The Coordinator of the Paga Customary Land Secretariat in Ghana, Madam Belinda Dantera, has specified that the 2020 Land Act of Ghana makes it mandatory to give out information to the public on requested land transactions. She was unaware that access to information applied to land transactions until she attended NELGA’s sensitization workshop on the 2022 Land Act held on February 2nd, 2022. The NELGA workshop organized by Kwame Nkrumah University of Science and Technology with funding from the German Development Cooperation through the Strengthening Advisory Capacities for Land Governance in Africa (SLGA) programme brought together traditional authorities, coordinators and representatives of selected Customary Land Secretariats on a sensitization workshop on Ghana’s New Land Act (Act 1036) of 2020.
At the workshop, Prof. John Bugri, NELGA’s Project Coordinator for anglophone West Africa, called for a land governance system whereby everybody in the land governance space operates in a transparent and accountable manner to the benefit of the people they serve. This was mainly in reference to Article 267 of the 1992 Constitution and in consideration of the new law, which adds a new criminal dynamic for defaulters to its provisions. Prof. Bugri urged coordinators of Customary Land Secretariats to keep quarterly records of land transactions in their jurisdictions and make these records accessible to their subjects to ensure accountability and transparency in land governance.
Speaking at the workshop, Dr. Elias Kuusaana of Simon Diedong Dombo University of Business and Integrated Development Studies emphasized that the 1992 constitution prescribes the framework for compulsory acquisition in Ghana. Still, the National land policy of 1999 requires that compulsory land acquisition is conducted with utmost circumspection. Amidst the persisting challenges, the Land Act 2020 (Act 1036) has come to deal with mandatory acquisition and compensation problems.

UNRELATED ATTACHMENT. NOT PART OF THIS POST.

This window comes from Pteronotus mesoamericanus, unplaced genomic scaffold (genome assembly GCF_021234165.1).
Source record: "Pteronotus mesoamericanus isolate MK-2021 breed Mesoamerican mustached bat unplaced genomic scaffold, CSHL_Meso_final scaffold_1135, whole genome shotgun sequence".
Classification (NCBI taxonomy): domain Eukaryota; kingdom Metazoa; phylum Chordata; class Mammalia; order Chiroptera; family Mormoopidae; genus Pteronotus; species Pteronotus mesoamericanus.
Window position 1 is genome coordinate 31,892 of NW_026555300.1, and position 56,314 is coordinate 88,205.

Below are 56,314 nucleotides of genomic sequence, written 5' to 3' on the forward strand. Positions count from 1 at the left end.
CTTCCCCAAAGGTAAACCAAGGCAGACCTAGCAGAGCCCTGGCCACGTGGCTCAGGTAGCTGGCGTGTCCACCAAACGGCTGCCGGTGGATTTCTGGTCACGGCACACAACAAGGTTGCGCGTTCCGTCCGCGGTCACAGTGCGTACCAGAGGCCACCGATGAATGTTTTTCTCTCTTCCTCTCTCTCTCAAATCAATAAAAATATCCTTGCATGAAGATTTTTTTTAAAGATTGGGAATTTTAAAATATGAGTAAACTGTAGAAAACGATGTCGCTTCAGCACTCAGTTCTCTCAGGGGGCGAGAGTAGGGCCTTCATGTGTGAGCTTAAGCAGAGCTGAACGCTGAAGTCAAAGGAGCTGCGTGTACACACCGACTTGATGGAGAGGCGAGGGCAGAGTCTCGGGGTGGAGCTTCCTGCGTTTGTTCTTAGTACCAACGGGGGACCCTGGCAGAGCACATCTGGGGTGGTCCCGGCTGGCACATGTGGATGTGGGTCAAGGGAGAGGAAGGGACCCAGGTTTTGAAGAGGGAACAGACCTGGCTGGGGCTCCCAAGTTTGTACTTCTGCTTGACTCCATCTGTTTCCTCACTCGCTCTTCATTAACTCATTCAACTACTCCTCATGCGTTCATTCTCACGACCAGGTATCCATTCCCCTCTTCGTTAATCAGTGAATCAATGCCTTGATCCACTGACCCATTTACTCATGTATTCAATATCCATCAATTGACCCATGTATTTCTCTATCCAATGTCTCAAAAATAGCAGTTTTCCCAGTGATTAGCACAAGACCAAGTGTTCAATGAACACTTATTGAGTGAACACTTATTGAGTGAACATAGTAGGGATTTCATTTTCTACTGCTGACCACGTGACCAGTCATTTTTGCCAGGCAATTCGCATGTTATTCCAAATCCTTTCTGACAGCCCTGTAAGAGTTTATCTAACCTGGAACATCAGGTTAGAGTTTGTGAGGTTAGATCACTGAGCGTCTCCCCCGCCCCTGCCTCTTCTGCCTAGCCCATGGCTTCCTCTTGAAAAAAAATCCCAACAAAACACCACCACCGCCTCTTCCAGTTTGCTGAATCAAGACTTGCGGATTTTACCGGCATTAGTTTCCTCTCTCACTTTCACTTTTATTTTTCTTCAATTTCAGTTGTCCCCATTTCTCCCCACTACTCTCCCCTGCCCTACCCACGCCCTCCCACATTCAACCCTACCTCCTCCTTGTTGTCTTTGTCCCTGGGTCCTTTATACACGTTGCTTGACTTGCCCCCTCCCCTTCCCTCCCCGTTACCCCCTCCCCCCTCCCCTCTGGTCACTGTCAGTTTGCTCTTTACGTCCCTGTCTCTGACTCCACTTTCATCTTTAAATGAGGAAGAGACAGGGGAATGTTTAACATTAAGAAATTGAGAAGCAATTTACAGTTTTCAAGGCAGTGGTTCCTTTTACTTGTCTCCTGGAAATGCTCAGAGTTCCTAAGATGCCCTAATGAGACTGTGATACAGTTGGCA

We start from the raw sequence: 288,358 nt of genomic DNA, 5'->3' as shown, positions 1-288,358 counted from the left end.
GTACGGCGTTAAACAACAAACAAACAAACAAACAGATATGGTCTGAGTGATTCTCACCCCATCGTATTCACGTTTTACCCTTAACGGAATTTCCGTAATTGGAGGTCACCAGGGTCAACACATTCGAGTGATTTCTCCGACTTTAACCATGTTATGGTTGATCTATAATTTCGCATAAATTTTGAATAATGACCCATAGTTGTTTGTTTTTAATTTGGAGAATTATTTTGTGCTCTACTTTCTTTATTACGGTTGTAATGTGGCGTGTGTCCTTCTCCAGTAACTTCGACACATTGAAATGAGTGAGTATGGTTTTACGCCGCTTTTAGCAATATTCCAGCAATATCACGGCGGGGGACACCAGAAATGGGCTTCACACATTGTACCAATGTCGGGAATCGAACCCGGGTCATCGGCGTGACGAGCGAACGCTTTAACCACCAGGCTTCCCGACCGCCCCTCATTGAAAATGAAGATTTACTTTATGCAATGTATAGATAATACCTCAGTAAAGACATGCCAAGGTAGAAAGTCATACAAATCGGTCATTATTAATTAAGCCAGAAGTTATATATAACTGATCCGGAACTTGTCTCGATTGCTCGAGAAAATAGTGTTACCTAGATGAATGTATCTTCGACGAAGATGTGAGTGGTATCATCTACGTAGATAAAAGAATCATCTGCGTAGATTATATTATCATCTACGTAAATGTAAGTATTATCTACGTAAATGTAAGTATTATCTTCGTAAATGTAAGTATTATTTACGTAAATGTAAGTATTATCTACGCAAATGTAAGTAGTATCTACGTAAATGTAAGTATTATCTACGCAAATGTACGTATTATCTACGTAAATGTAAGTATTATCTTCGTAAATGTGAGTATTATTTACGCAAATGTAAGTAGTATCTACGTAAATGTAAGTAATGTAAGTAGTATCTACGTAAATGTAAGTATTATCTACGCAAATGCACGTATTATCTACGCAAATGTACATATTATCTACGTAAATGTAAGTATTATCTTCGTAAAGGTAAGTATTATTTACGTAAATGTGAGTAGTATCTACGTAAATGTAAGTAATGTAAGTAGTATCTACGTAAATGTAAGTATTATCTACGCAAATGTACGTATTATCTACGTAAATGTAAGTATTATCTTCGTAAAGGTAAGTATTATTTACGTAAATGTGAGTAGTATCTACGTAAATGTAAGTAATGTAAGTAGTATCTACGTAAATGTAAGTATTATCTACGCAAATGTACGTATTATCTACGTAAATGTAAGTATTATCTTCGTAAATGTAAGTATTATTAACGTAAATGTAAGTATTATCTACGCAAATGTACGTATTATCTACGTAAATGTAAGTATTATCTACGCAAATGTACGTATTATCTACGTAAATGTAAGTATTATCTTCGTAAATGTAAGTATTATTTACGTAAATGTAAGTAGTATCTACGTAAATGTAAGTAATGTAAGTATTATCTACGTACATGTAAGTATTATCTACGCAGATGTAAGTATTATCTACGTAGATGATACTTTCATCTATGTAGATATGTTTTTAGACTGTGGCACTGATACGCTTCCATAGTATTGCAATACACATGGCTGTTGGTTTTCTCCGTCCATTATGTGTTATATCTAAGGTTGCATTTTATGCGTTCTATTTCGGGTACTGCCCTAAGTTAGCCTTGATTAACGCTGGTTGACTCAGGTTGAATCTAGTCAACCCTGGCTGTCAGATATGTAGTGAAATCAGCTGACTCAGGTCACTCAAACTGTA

The workshop created the much-needed awareness and education on the new land governance regime in the country and improved upon implementing the new land legislation. The participants were encouraged to step down the knowledge gained from the training to their colleagues. This will ensure improved land governance in the country that stands the chance of minimizing land disputes and litigations. Participants were drawn from the Northern, Northeast, Savannah, Upper East and Upper West Regions of Ghana.
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A major factor in achieving socio-economic development is a substantial land governance system that can deliver secured land rights to all segments of society. Unfortunately, having secured land rights is not the experience for many land rights holders in developing countries. In Ghana, many land rights holders and land users experience challenges accessing land. In cases where access is secured, protecting rights to the land remains a challenge. Ghana operates a dual land tenure system. There are the state system and the customary system. The state system administers about 20% of the total land in Ghana, while the customary system, managed by several traditional leaders, administers the remaining 80%. This land tenure arrangement is spelt out in different land legislation, indicating that land users in Ghana could acquire land from either the state or traditional leaders. While traditional leaders have their mandate in land administration defined both in law and custom, their role is limited to granting various rights and interests in the land they oversee. Traditional Leaders do not have the mandate to determine and approve land uses, nor do they manage the registration of rights and interest in land. Those functions are reserved for state agencies to perform. This means that one can negotiate and conclude an agreement for a parcel of land with a traditional leader. However, the state can only grant approval for the type of use and registration of the land. The interlinkages between the functions of the state and those of traditional leaders make it necessary to coordinate land administration services between the two systems. Such coordination would build a stronger land tenure system that delivers secured land rights. Unfortunately, there is limited coordination between the state and the customary land tenure system, resulting in many challenges and threats to land tenure security. The passing of the new Land Act, 2020, ACT 1036, is considered by many, as an opportunity to address the challenges in the land sector in Ghana. This is because the new legislation is believed to contain provisions that address many of the contemporary issues in the land sector and; attempt to establish the needed coordination between the state and the customary systems in promoting sound land governance practices. The passing of the new legislation is indeed a significant milestone in Ghana’s history of land governance. However, having good legislation alone is not enough.